Sustainable development: ELCA World Hunger Leadership Gathering day 3

There is a huge disclaimer that I need to put on this post as I get going. I spent the day listening to an inspiring morning plenary about meaningful international engagement for both relief and development efforts. I sat in an energizing afternoon plenary that overwhelmed me with good news about the work of ELCA World Hunger and challenged me to commit to taking action in my church and synod. I went to a workshop on domestic disaster relief that made my heart break (in a good way). I went to a workshop on advocacy that stretched and challenged me to be more courageous in my public witness. I went to a workshop on international development and decided that the new "only thing I've ever wanted to do" was to do work with international development partnerships (and it gave me a serious case of international wanderlust!) I ate breakfast, lunch, and dinner with new colleagues and partners in ministry. I learned about other hunger leaders as I sat next to them on the bus. In short, it was a FULL day, and my head is filled to capacity. I could write from now until next weekend about all I learned - even the "quick" summary of my day is already a giant paragraph! So my disclaimer is that this post isn't a full summary of my experiences, it is merely a reflection on one tiny sliver of the day.

One of the highlights of my day was my last workshop of the day on international development.

We talked about six principles of sustainable development. Sustainable development is the process of engaging international communities at a local level to work toward development goals such as improving hunger and nutrition, improving poverty, improving class and race relations, and helping communities work toward sustainable self-improvement. These six principles all get at the idea that we don't just go in and fix things for communities, but that we help communities develop themselves and understand themselves as agents of change. This is how development continues past missionary or World Hunger involvement.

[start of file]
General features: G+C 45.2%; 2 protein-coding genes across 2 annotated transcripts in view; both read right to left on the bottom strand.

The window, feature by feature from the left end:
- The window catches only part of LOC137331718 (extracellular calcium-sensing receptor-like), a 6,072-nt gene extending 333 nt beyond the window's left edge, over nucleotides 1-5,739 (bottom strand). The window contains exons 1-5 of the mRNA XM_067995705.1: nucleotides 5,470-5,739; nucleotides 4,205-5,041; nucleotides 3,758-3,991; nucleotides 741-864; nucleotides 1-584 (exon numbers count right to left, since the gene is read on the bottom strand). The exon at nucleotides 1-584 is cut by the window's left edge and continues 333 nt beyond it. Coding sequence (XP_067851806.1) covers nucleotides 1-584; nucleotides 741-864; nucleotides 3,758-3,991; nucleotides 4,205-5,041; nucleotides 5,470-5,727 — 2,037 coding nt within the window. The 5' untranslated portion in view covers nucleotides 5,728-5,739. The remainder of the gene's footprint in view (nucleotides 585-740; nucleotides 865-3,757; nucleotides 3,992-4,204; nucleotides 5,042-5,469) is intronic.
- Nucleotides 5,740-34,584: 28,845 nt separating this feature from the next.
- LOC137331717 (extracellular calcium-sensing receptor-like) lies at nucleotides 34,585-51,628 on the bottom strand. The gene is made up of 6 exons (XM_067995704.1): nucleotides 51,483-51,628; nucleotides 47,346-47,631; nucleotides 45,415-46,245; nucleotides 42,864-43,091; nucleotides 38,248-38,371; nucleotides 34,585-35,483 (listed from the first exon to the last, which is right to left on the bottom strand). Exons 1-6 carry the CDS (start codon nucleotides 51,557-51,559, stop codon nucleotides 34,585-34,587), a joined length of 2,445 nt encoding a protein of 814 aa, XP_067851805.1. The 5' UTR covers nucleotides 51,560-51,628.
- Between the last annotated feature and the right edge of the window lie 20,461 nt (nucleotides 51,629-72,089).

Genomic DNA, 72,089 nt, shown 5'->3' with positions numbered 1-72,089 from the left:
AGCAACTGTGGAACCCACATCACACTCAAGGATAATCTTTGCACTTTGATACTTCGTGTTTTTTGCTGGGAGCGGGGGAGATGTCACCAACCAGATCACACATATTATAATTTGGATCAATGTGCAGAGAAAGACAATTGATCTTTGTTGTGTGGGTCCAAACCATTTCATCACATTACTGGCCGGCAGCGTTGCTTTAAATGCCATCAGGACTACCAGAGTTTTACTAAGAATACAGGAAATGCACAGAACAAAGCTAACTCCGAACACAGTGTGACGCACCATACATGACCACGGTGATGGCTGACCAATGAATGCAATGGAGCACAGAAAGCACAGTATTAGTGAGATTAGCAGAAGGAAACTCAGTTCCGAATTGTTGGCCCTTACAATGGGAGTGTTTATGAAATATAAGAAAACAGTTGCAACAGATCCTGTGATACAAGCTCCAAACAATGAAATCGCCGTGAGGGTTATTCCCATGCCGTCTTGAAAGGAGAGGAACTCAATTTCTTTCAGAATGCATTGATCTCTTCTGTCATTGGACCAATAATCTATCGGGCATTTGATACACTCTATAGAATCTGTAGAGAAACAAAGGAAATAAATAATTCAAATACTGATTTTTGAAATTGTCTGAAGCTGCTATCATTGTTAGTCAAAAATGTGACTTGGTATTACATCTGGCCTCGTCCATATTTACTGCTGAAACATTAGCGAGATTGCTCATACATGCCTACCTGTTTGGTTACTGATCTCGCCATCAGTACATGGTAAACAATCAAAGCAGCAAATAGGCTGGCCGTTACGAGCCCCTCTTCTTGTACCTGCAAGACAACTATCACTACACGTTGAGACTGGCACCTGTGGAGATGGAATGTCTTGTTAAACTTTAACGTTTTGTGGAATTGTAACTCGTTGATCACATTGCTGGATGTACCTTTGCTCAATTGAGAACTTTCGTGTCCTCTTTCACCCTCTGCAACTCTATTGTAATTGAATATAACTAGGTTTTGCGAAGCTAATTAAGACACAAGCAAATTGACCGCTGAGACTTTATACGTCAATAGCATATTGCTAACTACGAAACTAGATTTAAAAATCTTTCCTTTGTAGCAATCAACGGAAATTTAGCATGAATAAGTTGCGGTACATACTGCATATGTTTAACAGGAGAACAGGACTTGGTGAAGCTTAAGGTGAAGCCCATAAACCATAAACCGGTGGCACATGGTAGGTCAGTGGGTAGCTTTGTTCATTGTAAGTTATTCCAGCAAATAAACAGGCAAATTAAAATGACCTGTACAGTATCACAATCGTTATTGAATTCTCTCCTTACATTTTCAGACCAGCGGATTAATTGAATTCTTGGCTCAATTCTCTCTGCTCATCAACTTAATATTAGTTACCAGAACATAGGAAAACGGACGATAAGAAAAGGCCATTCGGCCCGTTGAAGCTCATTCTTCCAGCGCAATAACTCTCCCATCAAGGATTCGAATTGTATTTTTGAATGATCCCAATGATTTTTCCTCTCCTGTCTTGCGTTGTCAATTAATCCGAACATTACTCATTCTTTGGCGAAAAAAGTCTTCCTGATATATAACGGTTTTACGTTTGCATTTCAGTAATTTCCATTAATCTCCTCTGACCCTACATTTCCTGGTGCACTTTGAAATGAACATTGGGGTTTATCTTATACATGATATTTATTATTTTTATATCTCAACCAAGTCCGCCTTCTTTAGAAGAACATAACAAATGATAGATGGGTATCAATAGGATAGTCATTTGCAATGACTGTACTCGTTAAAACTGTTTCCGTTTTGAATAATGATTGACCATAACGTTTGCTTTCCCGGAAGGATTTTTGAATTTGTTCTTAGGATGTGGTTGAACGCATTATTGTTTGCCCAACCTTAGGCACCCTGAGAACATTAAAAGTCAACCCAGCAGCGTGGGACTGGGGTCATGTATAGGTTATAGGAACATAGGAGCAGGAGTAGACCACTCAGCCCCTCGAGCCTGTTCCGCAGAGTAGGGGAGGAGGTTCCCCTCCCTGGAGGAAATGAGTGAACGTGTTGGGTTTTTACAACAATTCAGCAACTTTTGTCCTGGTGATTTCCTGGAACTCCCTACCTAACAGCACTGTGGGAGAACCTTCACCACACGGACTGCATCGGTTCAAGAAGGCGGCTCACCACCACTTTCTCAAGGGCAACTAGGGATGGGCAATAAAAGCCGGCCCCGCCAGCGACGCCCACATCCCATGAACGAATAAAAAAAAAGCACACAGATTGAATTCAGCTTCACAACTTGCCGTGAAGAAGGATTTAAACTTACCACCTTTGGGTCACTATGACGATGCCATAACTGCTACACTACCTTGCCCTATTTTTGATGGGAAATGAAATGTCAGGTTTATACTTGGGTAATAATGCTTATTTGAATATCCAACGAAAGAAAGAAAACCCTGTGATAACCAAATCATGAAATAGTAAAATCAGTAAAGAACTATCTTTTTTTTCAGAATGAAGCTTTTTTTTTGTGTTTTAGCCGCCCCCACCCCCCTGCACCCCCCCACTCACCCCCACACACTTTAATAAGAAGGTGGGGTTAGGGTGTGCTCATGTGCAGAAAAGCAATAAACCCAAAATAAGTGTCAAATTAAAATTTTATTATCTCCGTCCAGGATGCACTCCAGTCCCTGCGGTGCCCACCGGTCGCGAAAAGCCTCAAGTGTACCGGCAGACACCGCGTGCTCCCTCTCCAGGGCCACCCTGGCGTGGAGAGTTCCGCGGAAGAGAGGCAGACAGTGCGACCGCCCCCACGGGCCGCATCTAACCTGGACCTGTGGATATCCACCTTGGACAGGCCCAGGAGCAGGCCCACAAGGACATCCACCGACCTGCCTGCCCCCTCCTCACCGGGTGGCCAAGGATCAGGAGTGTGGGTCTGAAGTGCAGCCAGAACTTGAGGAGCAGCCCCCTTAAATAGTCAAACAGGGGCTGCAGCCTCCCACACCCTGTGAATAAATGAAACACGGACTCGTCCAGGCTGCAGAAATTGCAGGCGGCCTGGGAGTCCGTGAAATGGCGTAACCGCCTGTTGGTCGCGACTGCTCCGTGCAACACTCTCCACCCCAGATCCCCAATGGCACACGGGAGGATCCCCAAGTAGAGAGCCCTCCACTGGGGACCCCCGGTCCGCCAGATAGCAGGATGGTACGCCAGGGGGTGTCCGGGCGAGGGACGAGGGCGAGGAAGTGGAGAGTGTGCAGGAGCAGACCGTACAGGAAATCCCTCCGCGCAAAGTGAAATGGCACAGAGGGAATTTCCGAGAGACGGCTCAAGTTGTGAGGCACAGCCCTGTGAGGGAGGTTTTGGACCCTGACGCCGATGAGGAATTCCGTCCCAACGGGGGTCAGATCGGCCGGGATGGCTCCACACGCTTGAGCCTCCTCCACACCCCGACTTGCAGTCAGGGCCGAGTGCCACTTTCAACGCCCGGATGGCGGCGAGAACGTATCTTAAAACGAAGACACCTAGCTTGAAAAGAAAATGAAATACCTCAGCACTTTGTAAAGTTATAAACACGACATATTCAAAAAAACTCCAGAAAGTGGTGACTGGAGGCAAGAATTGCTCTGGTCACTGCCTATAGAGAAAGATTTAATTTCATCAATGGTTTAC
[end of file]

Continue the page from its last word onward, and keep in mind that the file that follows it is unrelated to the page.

After we did an overview of the six principles, we were each given two or three pictures from various global communities that the ELCA has been working with. We were asked to tape each one to the wall next to the principle we thought the picture best expressed. So here are the six principles, and bad pictures of our work. :)

Participation: this has to do with intentionally inviting active involvement of all - development leaders, community leaders, community members - in every stage of the process, planning through evaluation.

Empowerment: this has to do with helping people build strengths, investing in local, long-term solutions, and making informed decisions as a community about the community's development and future.

Sustainability: this has to do with working toward localized activities, stable funding, and sustained results; that is, this is all about setting the stage for ongoing development rather than one-time projects.

Rights-based: this has to do with helping communities understand that they have a right to know (and exert) their own human rights (such as the right to basic needs such as food, water, shelter, clothing, safety, etc.); this comes from an understanding of development that sees people as capable participants in development rather than objects of charity.

Asset-based: this has to do with recognizing and utilizing community strengths, and helping community members see their own useful gifts and talents.

Transparency & Accountability: this final principle has to do with being good stewards of the time, effort, and money that are invested into development projects, and keeping open and honest about the process to both participants and donors.

All of these principles drive home the point that ELCA World Hunger, and other relief and development organizations in our world, are doing the best work in the world when they accompany the communities that they serve, and help lead those communities into self-sustained development rather than simply offering charity, imposing structures from outside the community, and focusing on one-time projects. I am quite interested in international development, and curious about ways that individual congregations and the larger church can get more involved.

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